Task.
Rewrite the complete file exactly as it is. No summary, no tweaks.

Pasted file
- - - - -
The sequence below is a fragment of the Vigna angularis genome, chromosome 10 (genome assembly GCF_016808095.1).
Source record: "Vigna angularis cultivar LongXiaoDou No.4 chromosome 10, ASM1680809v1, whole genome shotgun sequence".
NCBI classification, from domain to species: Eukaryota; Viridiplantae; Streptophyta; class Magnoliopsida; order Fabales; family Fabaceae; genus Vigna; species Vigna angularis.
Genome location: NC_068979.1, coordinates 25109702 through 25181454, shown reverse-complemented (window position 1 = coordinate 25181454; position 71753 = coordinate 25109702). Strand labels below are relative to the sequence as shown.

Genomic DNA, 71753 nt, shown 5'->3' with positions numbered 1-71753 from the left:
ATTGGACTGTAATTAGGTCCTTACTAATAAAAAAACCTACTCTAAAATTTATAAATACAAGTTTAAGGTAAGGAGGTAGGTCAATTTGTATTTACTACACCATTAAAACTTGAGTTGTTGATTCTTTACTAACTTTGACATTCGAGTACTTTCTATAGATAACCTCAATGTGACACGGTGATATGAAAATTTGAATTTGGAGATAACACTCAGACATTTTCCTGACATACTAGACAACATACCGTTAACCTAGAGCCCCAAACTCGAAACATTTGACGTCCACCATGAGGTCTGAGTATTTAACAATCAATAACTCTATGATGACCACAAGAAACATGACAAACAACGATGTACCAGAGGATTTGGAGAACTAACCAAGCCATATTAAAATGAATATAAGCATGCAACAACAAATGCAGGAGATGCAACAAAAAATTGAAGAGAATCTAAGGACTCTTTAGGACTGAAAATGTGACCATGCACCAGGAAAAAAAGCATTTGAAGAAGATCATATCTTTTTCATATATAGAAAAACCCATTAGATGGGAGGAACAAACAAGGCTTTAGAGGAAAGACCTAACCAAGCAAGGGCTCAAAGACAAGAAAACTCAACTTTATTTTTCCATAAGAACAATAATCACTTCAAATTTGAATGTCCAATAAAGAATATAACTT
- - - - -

The sequence below is a fragment of the Vigna angularis genome, chromosome 10 (genome assembly GCF_016808095.1).
Source record: "Vigna angularis cultivar LongXiaoDou No.4 chromosome 10, ASM1680809v1, whole genome shotgun sequence".
NCBI classification, from domain to species: Eukaryota; Viridiplantae; Streptophyta; class Magnoliopsida; order Fabales; family Fabaceae; genus Vigna; species Vigna angularis.
Genome location: NC_068979.1, coordinates 25109702 through 25181454, shown reverse-complemented (window position 1 = coordinate 25181454; position 71753 = coordinate 25109702). Strand labels below are relative to the sequence as shown.

Genomic DNA, 71753 nt, shown 5'->3' with positions numbered 1-71753 from the left:
ATTGGACTGTAATTAGGTCCTTACTAATAAAAAAACCTACTCTAAAATTTATAAATACAAGTTTAAGGTAAGGAGGTAGGTCAATTTGTATTTACTACACCATTAAAACTTGAGTTGTTGATTCTTTACTAACTTTGACATTCGAGTACTTTCTATAGATAACCTCAATGTGACACGGTGATATGAAAATTTGAATTTGGAGATAACACTCAGACATTTTCCTGACATACTAGACAACATACCGTTAACCTAGAGCCCCAAACTCGAAACATTTGACGTCCACCATGAGGTCTGAGTATTTAACAATCAATAACTCTATGATGACCACAAGAAACATGACAAACAACGATGTACCAGAGGATTTGGAGAACTAACCAAGCCATATTAAAATGAATATAAGCATGCAACAACAAATGCAGGAGATGCAACAAAAAATTGAAGAGAATCTAAGGACTCTTTAGGACTGAAAATGTGACCATGCACCAGGAAAAAAAGCATTTGAAGAAGATCATATCTTTTTCATATATAGAAAAACCCATTAGATGGGAGGAACAAACAAGGCTTTAGAGGAAAGACCTAACCAAGCAAGGGCTCAAAGACAAGAAAACTCAACTTTATTTTTCCATAAGAACAATAATCACTTCAAATTTGAATGTCCAATAAAGAATATAACTT